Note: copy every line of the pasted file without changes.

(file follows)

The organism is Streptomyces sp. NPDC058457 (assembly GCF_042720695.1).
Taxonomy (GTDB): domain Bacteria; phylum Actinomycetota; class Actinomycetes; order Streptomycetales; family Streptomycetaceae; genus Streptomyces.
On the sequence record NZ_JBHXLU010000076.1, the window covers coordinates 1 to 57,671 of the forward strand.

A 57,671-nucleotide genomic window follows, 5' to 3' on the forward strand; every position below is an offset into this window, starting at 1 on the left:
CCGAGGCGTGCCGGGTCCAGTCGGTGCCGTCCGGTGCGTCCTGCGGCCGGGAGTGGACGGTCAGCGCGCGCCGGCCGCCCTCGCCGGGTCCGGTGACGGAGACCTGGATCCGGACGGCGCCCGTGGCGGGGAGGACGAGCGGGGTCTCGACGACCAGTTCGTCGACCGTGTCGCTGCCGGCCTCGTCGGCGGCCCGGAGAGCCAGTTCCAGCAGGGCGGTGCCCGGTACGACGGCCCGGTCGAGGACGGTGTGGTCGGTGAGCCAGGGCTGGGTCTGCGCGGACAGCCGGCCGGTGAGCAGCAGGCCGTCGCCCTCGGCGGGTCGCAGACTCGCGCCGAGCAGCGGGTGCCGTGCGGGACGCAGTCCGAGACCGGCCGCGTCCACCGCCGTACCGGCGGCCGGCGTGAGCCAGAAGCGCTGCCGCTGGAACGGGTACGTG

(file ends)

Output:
The organism is Streptomyces sp. NPDC058457 (assembly GCF_042720695.1).
Taxonomy (GTDB): domain Bacteria; phylum Actinomycetota; class Actinomycetes; order Streptomycetales; family Streptomycetaceae; genus Streptomyces.
On the sequence record NZ_JBHXLU010000076.1, the window covers coordinates 1 to 57,671 of the forward strand.

A 57,671-nucleotide genomic window follows, 5' to 3' on the forward strand; every position below is an offset into this window, starting at 1 on the left:
CCGAGGCGTGCCGGGTCCAGTCGGTGCCGTCCGGTGCGTCCTGCGGCCGGGAGTGGACGGTCAGCGCGCGCCGGCCGCCCTCGCCGGGTCCGGTGACGGAGACCTGGATCCGGACGGCGCCCGTGGCGGGGAGGACGAGCGGGGTCTCGACGACCAGTTCGTCGACCGTGTCGCTGCCGGCCTCGTCGGCGGCCCGGAGAGCCAGTTCCAGCAGGGCGGTGCCCGGTACGACGGCCCGGTCGAGGACGGTGTGGTCGGTGAGCCAGGGCTGGGTCTGCGCGGACAGCCGGCCGGTGAGCAGCAGGCCGTCGCCCTCGGCGGGTCGCAGACTCGCGCCGAGCAGCGGGTGCCGTGCGGGACGCAGTCCGAGACCGGCCGCGTCCACCGCCGTACCGGCGGCCGGCGTGAGCCAGAAGCGCTGCCGCTGGAACGGGTACGTG